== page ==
Interview With Mohamad Haj Hasan, Co-Founder Of Jawaker & Akhtaboot

| April 22, 2009 – 9:45 am | comment 2 Comments

Mohamad Haj HasanGoing back to our interviews with Arab internet entrepreneurs, we bring you a new interview with Mohamad Haj Hasan, co-founder of Jordan based Boundless, the company behind online cards game destination Jawaker, and online job portal Akhtaboot.

Of course, before anything I’d like to thank Mohamad for taking the time to answer our questions about Jawaker, their experience with it and where they aim to take it.

How did you get the idea for Jawaker? and what made you passionate about it as a project?

The idea of Jawaker came about when my partner, Yousef Shamoun, and I were bored one day and felt like playing cards online. We knew that there were a bunch of sites offering a wide variety of card games, and we thought that there must be at least one that has the card games that we grew up with (i.e. Trix, Tarneeb, Basra, etc.). Of course, we knew there were many programs that allowed us to play with a computer, but we wanted a multi-player experience of playing with other people. After spending time searching for such a site with no success, we decided to build our own site.

We decided to have our gaming infrastructure be based in Javascript (without the need for any downloads) in order to allow us to rapidly develop new games for the site. It is very easy to be passionate about Jawaker, because everything we do is very fun. Testing literally means playing, and since you are the first mover in the market, the thrill of innovation is a huge motivator.

What were the main challenges you faced while bringing Jawaker to life?

We originally thought that a gaming website would be simple. But we soon realized that there were so many issues and hurdles, even beyond the obvious technical ones. Gathering the “official” rules for these games and applying the UI based on these rules is not an easy task. Also, having the game play be user-friendly, fun and as close to playing in reality is quite challenging. There were huge debates on how and what information to show and also how to design gaming transitions that would scale across multiple games.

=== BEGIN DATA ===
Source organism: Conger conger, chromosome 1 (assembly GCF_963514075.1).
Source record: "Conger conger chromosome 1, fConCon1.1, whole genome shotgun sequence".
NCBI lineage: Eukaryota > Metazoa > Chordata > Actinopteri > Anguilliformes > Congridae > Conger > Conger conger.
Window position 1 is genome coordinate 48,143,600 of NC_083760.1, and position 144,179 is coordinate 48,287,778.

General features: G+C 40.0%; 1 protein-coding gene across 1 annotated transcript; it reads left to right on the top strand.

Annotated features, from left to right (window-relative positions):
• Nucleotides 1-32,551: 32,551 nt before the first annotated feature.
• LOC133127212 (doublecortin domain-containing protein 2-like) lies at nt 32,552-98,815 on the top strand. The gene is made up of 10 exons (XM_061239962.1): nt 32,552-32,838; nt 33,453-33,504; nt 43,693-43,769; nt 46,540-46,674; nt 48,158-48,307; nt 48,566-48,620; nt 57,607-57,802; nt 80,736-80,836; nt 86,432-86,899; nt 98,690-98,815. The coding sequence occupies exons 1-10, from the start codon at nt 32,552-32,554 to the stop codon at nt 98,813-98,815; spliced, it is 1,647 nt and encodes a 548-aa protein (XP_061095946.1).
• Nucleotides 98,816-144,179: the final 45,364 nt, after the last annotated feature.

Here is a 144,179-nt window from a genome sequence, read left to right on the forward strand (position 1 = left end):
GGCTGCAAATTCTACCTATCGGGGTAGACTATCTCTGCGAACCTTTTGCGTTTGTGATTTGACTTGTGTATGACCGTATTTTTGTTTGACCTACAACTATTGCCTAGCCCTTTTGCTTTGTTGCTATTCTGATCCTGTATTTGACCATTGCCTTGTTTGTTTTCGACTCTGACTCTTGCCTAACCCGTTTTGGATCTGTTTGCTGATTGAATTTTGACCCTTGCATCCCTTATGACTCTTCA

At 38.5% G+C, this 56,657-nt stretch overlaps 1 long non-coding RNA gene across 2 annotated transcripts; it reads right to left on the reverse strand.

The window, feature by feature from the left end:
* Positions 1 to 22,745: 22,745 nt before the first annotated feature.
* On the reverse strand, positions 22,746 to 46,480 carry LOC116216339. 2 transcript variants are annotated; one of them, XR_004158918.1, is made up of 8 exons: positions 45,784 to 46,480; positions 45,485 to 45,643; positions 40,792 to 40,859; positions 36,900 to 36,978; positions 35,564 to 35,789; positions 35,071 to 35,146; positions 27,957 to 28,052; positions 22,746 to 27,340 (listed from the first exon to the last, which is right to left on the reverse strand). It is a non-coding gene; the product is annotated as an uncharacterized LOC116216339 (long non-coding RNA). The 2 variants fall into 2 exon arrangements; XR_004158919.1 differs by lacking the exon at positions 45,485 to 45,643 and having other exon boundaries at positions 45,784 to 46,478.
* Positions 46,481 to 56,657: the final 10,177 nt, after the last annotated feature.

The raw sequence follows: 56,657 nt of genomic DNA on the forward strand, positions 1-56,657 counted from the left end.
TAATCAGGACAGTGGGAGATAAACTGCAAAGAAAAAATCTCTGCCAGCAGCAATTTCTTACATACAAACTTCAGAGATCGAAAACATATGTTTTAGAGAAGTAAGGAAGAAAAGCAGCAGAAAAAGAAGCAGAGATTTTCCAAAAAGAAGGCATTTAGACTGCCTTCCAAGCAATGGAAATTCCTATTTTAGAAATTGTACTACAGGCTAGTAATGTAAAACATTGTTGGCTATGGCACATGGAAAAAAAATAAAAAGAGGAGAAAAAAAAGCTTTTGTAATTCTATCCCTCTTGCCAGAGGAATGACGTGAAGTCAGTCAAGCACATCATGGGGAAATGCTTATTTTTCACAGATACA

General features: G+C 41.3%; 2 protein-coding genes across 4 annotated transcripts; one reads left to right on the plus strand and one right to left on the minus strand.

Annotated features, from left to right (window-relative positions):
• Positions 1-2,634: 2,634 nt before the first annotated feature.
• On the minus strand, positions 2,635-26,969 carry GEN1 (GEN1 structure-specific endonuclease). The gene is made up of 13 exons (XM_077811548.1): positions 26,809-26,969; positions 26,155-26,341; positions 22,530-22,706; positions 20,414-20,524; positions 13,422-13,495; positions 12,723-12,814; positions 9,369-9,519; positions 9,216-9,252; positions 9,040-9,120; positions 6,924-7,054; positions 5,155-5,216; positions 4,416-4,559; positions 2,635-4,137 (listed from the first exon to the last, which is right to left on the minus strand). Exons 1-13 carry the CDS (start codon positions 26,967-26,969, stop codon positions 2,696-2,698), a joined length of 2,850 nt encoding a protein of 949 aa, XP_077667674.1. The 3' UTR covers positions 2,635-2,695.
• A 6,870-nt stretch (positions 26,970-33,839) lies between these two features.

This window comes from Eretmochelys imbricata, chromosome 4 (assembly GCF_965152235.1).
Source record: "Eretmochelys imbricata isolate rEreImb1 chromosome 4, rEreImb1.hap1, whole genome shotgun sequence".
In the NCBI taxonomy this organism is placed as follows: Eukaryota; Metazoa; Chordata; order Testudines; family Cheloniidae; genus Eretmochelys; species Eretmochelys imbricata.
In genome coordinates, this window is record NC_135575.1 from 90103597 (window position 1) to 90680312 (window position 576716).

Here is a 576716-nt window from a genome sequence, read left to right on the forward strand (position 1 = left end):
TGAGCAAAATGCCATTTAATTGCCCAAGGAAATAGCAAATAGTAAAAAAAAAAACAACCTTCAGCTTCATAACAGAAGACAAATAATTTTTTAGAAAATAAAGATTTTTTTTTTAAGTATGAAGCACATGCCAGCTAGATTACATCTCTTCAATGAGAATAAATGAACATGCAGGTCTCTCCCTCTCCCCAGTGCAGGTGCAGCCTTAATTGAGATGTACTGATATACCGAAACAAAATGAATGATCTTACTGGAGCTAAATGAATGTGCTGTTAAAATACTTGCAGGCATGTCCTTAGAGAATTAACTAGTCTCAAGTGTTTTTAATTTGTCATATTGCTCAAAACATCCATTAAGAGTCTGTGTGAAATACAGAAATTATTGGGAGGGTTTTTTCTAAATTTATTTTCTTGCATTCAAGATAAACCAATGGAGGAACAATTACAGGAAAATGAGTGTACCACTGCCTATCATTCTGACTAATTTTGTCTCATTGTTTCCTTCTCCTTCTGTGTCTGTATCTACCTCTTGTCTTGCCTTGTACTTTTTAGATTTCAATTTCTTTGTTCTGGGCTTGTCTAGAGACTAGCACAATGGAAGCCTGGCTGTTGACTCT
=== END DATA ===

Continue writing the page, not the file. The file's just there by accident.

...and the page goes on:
Then came the users and all the issues that come with putting yourself out there in front of people. We were always focused on a multi-player gaming experience, and that means that a critical mass of concurrent users needs to be on your site in order for the site to become alive. Tweaking the options around the game play itself was a big challenge that we solved by gathering statistics, listening to our users and reading the logs.


Interview With StartUpArabia Founder, Mohamed Marwen Meddah, On Al Hurra TV

| January 15, 2009 – 8:33 am | comment 22 Comments

For those who don’t follow the Arabic version of StartUpArabia, here is the interview with StartUpArabia founder, Mohamed Marwen Meddah, on Al-Hurra TV (in Arabic).

Interview With Habib Haddad, Co-Founder Of Language Analytics LLC. / Yamli

| July 21, 2008 – 11:40 am | comment 18 Comments
Habib Haddad And Imad Jureidini
Habib Haddad & Imad Jureidini

Continuing our series of interviews with Arab entrepreneurs, we bring you our interview with Habib Haddad, co-founder of Language Analytics LLC., the company that brought us Yamli, the cool web-based transliteration tool that solves the problem of many Arab users who don’t have an Arabic keyboard or who aren’t as comfortable typing in Arabic.

I’d really like to start by thanking Habib for taking some of his time to answer our questions, generously providing details and insight about Yamli, how everything fell into place, where they’re taking it, as well as sharing some tips and advice for other entrepreneurs.

How did you get the idea to build a tool like Yamli?